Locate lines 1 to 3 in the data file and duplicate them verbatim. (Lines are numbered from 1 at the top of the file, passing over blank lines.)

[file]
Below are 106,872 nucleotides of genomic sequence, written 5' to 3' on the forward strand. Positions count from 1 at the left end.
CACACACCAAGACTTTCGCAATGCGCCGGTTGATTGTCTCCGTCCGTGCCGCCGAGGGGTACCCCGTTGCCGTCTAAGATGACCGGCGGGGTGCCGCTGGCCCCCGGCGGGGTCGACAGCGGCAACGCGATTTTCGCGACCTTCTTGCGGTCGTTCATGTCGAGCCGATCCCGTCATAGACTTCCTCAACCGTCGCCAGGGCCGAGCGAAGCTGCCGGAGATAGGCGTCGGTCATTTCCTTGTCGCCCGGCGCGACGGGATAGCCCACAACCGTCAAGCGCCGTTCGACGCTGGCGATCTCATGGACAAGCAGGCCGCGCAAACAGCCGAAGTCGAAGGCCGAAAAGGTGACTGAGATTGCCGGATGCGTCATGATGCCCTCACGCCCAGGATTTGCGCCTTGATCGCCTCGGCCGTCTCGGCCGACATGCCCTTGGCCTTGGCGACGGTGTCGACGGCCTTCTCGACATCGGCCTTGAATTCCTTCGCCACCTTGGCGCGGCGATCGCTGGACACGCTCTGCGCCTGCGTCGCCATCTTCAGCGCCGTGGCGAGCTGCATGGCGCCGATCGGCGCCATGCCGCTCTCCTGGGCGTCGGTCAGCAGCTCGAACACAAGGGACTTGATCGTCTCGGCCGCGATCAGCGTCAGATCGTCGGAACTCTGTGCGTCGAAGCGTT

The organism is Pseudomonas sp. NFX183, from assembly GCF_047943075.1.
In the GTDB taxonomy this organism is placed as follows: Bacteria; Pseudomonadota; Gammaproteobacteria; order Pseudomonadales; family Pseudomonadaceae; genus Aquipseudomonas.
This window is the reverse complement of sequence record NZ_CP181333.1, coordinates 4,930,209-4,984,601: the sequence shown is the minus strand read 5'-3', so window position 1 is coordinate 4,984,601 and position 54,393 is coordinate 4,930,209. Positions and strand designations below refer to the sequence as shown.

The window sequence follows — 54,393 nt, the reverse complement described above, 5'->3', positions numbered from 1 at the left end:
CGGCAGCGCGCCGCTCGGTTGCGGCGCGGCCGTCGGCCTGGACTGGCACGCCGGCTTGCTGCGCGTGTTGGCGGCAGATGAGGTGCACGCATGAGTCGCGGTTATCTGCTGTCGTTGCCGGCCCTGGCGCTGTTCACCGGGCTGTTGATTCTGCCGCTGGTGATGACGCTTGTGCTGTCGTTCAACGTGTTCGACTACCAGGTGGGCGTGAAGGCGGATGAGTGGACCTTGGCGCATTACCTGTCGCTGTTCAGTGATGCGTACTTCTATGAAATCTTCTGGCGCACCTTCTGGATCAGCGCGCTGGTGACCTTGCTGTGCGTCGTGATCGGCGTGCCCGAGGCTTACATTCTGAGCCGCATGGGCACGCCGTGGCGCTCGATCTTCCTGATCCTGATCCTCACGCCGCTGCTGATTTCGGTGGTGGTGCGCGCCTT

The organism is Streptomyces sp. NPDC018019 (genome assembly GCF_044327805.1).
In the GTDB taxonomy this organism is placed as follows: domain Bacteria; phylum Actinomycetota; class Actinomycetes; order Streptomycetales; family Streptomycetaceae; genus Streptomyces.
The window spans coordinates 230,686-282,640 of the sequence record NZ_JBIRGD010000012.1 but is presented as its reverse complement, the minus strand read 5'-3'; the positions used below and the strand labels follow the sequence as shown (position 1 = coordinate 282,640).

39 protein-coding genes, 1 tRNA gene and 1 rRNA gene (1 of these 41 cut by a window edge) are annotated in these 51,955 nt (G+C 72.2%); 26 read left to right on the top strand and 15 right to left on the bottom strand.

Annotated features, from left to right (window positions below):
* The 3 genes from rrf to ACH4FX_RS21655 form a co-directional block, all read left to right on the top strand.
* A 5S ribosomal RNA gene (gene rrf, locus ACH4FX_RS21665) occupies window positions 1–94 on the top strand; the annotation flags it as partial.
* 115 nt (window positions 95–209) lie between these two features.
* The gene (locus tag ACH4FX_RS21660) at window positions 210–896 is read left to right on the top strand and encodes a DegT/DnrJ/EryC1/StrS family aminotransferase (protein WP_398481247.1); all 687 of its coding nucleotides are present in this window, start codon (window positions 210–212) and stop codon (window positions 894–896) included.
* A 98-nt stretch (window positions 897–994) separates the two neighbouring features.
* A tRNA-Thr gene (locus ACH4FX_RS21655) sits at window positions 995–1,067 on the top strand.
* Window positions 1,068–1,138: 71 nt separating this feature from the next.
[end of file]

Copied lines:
Below are 106,872 nucleotides of genomic sequence, written 5' to 3' on the forward strand. Positions count from 1 at the left end.
CACACACCAAGACTTTCGCAATGCGCCGGTTGATTGTCTCCGTCCGTGCCGCCGAGGGGTACCCCGTTGCCGTCTAAGATGACCGGCGGGGTGCCGCTGGCCCCCGGCGGGGTCGACAGCGGCAACGCGATTTTCGCGACCTTCTTGCGGTCGTTCATGTCGAGCCGATCCCGTCATAGACTTCCTCAACCGTCGCCAGGGCCGAGCGAAGCTGCCGGAGATAGGCGTCGGTCATTTCCTTGTCGCCCGGCGCGACGGGATAGCCCACAACCGTCAAGCGCCGTTCGACGCTGGCGATCTCATGGACAAGCAGGCCGCGCAAACAGCCGAAGTCGAAGGCCGAAAAGGTGACTGAGATTGCCGGATGCGTCATGATGCCCTCACGCCCAGGATTTGCGCCTTGATCGCCTCGGCCGTCTCGGCCGACATGCCCTTGGCCTTGGCGACGGTGTCGACGGCCTTCTCGACATCGGCCTTGAATTCCTTCGCCACCTTGGCGCGGCGATCGCTGGACACGCTCTGCGCCTGCGTCGCCATCTTCAGCGCCGTGGCGAGCTGCATGGCGCCGATCGGCGCCATGCCGCTCTCCTGGGCGTCGGTCAGCAGCTCGAACACAAGGGACTTGATCGTCTCGGCCGCGATCAGCGTCAGATCGTCGGAACTCTGTGCGTCGAAGCGTT

The organism is Pseudomonas sp. NFX183, from assembly GCF_047943075.1.